By PATRICK CAIRNS
In today’s world, there is a lot of black-or-white thinking going on. There are many areas where it seems you only have two choices.
Consider Brexit, vaccine passports and bitcoin as just three examples. In all three cases, the arguments for and against don’t leave much room for a middle ground.
In psychology, this is known as binary thinking — where something is either good or bad. It is either helpful, or harmful. You are either in, or out.
As humans, it feels safe to think this way. The world is an incredibly complex place, so it is much more comfortable to reduce things to just two poles. That is much simpler for us to deal with, and provides us with a sense of certainty.
What about the grey?
The problem, however, is that this kind of thinking lacks accuracy. The world is full of grey areas, and the truth often lies in the middle of two extremes.
The political environment in the US is an excellent example. Republicans and Democrats increasingly appear to be polar opposites. If one party supports a particular policy or approach, the other will almost inevitably oppose it.
Yet, polling by Gallup has consistently found since 2007 that a majority of Americans do not feel that their views are being represented by the two major parties. Sixty-two percent of US adults now feel that the “parties do such a poor job representing the American people that a third party is needed”.
That number hasn’t been below 50% for nearly 15 years.
Unfortunately, this kind of thinking is prevalent among investors as well. Since markets are such complex places, it is much easier to be binary.
We feel that we must pick certain funds, or stocks or sectors. And we must stay away from others. If we feel we are in the “right” funds or stocks, that gives us some comfort.
Often these choices are determined by the biggest binary point of all – whether we are out-performing or under-performing whatever our perceived benchmark is. That could be an index, or it could be our mates at the pub.
What do you really need?
However, what almost every investor requires is not outperformance. Very few people are investing their money simply for the thrill of making more money.
The vast majority of us are building our wealth for a purpose — most often to support ourselves later in life when we are no longer working full-time.
Vitally, this implies investing for a particular outcome. It is not simply about investing for the best possible return, but rather investing in a way that will give us the best possible chance of meeting our objective at the lowest possible risk.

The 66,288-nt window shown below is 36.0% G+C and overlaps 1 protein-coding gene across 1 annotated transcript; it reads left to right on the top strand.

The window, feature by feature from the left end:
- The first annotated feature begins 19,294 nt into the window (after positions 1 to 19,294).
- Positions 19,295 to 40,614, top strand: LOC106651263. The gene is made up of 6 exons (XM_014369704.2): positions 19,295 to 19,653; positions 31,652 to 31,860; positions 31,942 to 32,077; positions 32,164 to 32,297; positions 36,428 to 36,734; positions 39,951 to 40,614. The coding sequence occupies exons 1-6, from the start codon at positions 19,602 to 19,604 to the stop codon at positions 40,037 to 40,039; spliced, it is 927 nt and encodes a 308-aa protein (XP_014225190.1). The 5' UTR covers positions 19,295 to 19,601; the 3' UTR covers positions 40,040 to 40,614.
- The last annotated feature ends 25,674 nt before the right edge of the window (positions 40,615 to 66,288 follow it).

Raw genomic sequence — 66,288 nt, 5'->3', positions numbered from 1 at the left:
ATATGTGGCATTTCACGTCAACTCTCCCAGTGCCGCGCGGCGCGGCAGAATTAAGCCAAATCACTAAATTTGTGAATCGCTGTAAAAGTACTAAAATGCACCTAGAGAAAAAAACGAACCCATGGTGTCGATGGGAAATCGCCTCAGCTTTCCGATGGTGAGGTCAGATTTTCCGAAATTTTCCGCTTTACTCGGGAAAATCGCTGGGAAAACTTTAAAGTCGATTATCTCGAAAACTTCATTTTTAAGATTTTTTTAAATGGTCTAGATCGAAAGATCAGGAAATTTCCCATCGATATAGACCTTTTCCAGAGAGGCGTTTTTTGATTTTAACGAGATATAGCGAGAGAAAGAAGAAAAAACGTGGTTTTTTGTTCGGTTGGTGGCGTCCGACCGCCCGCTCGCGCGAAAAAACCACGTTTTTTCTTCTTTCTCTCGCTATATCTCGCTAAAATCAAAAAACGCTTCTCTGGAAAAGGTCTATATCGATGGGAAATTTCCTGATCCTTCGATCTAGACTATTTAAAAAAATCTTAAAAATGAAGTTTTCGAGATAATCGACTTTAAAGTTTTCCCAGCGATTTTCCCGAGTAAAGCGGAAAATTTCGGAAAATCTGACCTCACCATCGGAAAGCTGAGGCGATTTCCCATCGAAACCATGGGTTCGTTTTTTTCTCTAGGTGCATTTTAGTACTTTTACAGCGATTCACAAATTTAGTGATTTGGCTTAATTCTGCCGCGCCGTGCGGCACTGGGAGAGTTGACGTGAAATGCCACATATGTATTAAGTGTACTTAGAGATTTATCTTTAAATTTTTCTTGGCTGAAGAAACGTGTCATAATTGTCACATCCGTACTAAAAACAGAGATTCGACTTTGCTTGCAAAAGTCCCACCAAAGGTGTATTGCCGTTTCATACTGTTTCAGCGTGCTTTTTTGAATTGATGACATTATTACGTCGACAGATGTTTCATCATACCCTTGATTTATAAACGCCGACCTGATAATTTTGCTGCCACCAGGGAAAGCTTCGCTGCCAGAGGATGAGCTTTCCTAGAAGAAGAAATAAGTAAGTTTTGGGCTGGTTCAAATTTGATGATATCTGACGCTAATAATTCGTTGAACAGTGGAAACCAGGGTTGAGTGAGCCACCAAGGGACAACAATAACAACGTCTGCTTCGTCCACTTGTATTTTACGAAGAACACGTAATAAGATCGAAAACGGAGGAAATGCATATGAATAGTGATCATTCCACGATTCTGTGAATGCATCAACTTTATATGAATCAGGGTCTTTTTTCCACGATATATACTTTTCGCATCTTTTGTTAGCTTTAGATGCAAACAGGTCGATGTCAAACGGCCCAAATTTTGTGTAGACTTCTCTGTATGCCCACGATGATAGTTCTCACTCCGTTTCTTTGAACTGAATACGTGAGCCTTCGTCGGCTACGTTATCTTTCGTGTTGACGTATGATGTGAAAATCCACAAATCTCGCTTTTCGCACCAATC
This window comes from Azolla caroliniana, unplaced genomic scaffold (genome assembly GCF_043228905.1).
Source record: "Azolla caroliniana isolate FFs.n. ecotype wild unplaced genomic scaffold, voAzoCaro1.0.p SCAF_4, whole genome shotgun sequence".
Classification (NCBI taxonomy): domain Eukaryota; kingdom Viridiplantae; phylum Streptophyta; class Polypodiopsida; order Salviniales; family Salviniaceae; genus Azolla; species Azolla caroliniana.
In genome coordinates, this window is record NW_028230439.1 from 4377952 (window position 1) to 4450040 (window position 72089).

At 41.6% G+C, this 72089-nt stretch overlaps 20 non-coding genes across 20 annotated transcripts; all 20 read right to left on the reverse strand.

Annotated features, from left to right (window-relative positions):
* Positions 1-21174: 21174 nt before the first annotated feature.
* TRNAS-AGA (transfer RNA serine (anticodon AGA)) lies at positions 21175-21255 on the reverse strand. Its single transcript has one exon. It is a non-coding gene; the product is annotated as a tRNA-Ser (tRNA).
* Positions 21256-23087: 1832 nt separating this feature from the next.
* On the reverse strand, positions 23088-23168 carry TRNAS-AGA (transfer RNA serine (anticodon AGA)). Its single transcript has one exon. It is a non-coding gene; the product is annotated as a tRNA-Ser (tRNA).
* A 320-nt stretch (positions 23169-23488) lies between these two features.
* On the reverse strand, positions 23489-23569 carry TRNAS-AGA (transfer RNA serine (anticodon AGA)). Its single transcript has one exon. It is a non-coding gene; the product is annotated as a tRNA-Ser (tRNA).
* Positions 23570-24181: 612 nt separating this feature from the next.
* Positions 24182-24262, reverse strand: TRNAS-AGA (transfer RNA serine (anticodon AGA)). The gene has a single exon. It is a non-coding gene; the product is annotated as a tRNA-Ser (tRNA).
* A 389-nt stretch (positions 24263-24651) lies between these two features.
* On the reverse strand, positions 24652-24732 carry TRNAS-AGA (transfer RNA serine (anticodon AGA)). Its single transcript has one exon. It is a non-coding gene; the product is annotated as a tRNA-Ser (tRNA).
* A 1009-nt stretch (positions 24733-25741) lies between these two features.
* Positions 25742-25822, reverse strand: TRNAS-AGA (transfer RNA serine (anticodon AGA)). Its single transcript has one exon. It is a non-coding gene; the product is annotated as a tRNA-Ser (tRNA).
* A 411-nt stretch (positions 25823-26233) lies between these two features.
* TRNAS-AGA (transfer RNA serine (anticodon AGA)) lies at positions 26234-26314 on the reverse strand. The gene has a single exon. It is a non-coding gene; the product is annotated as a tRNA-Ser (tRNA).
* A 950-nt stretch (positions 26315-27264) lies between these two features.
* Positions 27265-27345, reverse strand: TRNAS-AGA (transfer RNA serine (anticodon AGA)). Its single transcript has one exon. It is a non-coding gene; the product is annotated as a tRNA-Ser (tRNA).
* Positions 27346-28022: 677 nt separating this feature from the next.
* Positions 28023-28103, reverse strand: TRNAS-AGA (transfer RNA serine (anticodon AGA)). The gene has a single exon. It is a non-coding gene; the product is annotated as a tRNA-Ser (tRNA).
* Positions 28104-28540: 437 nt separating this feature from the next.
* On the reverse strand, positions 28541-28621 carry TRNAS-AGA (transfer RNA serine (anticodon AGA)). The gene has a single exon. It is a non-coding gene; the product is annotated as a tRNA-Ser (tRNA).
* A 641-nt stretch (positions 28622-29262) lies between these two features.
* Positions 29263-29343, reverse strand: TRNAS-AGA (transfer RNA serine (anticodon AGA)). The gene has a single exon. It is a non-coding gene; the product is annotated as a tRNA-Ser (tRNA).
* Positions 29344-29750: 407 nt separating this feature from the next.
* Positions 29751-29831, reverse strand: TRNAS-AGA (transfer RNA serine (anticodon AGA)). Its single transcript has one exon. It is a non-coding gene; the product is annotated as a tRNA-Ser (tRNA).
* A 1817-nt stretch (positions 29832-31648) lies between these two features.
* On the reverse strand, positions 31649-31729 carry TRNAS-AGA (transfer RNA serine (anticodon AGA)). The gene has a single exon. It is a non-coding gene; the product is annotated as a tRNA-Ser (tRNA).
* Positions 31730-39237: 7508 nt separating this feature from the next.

This is not a binary question, mostly because it is such a long-term endeavour. Over 30 or 40 even 50 years, your portfolio can experience any number of ups and downs. At some points you will undoubtedly seem better off than others.
What is important, however, is knowing where you are on that journey, whether you are moving closer, and if you are still maximising your chances of getting where you want to be.
A different kind of thinking
This is directional, rather than binary thinking. It is knowing where you are pointing, why you are going that way, and understanding that it won’t be a straight path.
It does not come down to choosing one thing or the other. It is a complex problem that requires planning, forethought and potentially some adjustment along the way.
This is something that is very difficult to do alone. Most of us would like to be in good physical shape, for example. However, it is a minority that consistently eat well and work out without motivation from someone else. That is why there is a huge market for fitness classes, gym instructors and yoga teachers.
With money, which can be so emotive, it can sometimes be even more difficult. That is why getting good advice is invaluable. Knowing that we have someone who is keeping us pointed in the right direction will help us negotiate the times when things don’t feel so good is a vital part of travelling the long-term investment journey.
This won’t always be simple. It can’t always be reduced to binary choices. But we can still get clarity from knowing what the plan is, and how well we are meeting it.
As sociologist and author Bob Johansen says:
“Clarity means being very clear about the direction you want to go, but very flexible about how you will get there.”
One of South Africa’s most respected financial journalists, PATRICK CAIRNS is a trusted commentator on the world of investments and the quirks of behavioural finance. Over more than a decade he has built a reputation for keeping the industry honest, and putting the interests of investors first.
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